The kpfs text similarly says "fuck" a lot, and the characters are similar crusty-underwear degenerates. However, there the resemblance ends. This game is easy to read with a crude but not scribbly font, and the production is genuinely "basement by hand" and looks it. The earlier version of the game had no art at all, and the current one only has a cover illustration. The content savagely mocks the World of Darkness, in full absence of any legal protection, as well as whiny play of all kinds, in so many ways and places that I can only say, "Read it." My favorite is the descriptor for the vampire: "A monster I am lest a monster I wankety wank wank." More generally and blasphemously, it hammers religion with great glee and accuracy, as with the holy-guy NPC abilities of "change oregano into pot" and "change saline into smack." After all, if water-into-wine is a miracle, then ...?

The text is composed almost entirely of system and play-resources, with no game-specific setting or history. Characters are generated by the players with rather up-front encouragement to do your worst, within the insignificant and snot-smeared context of the player-character concept. Finally, and perhaps best of all, the game's website is itself something of a punk-y social experiment, with its archive of hate-mail from people who happen across a link to the site and feel compelled to inveigle against Satan, puppy-killing, Vincent, something unidentifiable, or all four. Vincent cheerfully collects, catalogues, and posts'em all.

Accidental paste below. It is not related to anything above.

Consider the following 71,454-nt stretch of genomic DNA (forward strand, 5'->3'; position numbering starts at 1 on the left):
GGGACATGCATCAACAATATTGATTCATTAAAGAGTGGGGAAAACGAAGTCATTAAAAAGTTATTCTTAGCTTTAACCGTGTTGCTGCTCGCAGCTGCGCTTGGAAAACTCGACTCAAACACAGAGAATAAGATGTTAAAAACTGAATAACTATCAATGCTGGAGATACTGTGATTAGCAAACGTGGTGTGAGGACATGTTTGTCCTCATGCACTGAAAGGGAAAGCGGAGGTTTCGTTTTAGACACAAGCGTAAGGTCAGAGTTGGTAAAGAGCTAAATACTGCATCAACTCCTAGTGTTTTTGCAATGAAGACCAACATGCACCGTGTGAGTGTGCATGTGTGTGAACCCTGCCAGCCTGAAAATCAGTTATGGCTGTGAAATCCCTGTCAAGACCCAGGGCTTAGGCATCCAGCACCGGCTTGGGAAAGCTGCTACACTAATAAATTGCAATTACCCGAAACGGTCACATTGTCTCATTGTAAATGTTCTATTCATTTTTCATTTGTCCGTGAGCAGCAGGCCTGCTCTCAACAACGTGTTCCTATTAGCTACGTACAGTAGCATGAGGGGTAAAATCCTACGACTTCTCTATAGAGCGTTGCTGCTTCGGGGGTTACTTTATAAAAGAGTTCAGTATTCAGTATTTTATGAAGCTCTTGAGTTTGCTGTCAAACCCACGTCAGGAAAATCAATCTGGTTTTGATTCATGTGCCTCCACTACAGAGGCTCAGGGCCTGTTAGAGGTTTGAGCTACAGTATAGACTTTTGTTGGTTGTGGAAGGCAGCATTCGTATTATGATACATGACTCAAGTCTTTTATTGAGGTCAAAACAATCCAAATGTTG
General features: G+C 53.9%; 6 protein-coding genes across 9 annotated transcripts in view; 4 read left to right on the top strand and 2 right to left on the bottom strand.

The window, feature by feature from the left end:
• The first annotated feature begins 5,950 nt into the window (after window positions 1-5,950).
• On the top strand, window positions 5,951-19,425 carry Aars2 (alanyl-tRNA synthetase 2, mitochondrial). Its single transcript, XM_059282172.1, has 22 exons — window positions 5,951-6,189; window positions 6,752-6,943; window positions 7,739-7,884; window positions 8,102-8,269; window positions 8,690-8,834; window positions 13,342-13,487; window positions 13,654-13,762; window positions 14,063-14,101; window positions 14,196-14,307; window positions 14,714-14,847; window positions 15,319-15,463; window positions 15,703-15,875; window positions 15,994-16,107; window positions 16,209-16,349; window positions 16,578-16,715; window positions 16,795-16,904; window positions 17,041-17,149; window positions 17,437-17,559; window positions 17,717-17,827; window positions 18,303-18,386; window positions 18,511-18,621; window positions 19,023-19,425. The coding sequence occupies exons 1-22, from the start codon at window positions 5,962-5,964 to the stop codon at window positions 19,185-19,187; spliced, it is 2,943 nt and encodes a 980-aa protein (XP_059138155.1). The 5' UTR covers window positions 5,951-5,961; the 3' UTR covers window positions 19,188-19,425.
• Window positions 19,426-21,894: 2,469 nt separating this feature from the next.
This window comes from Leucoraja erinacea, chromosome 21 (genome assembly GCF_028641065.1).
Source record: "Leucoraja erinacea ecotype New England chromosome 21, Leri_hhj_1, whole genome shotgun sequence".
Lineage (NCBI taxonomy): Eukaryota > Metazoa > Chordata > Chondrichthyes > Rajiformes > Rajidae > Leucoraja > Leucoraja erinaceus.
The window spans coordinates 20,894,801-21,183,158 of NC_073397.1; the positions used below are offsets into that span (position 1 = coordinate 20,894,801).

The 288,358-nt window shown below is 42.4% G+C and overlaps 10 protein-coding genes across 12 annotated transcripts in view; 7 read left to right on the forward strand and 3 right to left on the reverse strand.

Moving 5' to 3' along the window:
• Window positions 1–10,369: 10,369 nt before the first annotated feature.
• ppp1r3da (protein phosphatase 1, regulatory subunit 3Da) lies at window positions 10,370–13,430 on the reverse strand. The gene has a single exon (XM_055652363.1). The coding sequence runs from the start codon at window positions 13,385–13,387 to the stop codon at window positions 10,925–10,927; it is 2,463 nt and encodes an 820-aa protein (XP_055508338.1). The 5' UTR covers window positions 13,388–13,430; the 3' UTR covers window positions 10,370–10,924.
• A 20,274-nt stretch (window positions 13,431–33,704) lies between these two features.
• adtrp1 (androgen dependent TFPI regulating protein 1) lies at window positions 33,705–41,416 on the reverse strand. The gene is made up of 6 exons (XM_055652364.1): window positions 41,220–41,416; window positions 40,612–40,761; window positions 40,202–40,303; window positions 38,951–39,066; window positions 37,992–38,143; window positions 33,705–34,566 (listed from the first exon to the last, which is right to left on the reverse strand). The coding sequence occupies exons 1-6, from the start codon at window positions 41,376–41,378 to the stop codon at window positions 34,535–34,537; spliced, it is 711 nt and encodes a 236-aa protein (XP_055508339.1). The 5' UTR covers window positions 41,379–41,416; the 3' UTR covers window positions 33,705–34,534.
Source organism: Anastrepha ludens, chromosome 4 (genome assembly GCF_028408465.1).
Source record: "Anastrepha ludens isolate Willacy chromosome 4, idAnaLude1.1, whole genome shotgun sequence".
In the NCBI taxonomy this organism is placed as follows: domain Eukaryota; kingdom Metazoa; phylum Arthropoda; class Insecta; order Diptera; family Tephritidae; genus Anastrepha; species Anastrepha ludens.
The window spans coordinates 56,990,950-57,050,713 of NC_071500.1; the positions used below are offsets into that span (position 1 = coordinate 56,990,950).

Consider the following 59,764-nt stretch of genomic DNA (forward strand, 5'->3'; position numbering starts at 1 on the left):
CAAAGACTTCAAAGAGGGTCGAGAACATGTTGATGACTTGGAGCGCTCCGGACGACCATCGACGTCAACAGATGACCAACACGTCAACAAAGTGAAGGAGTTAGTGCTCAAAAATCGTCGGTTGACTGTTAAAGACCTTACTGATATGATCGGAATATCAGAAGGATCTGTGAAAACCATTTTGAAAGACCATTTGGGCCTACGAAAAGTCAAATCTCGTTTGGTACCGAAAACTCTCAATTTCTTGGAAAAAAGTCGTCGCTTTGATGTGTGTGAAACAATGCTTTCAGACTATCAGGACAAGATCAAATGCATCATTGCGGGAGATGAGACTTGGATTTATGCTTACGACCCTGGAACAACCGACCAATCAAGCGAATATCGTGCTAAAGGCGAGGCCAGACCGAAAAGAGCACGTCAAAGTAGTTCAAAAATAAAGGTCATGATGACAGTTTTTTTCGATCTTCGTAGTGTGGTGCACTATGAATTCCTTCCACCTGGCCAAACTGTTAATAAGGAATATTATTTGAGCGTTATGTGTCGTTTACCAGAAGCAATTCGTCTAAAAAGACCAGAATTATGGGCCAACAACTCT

My judgment: kill puppies for satan is punk up your nose and up your ass, and what're ya gonna do about it?

What about the game?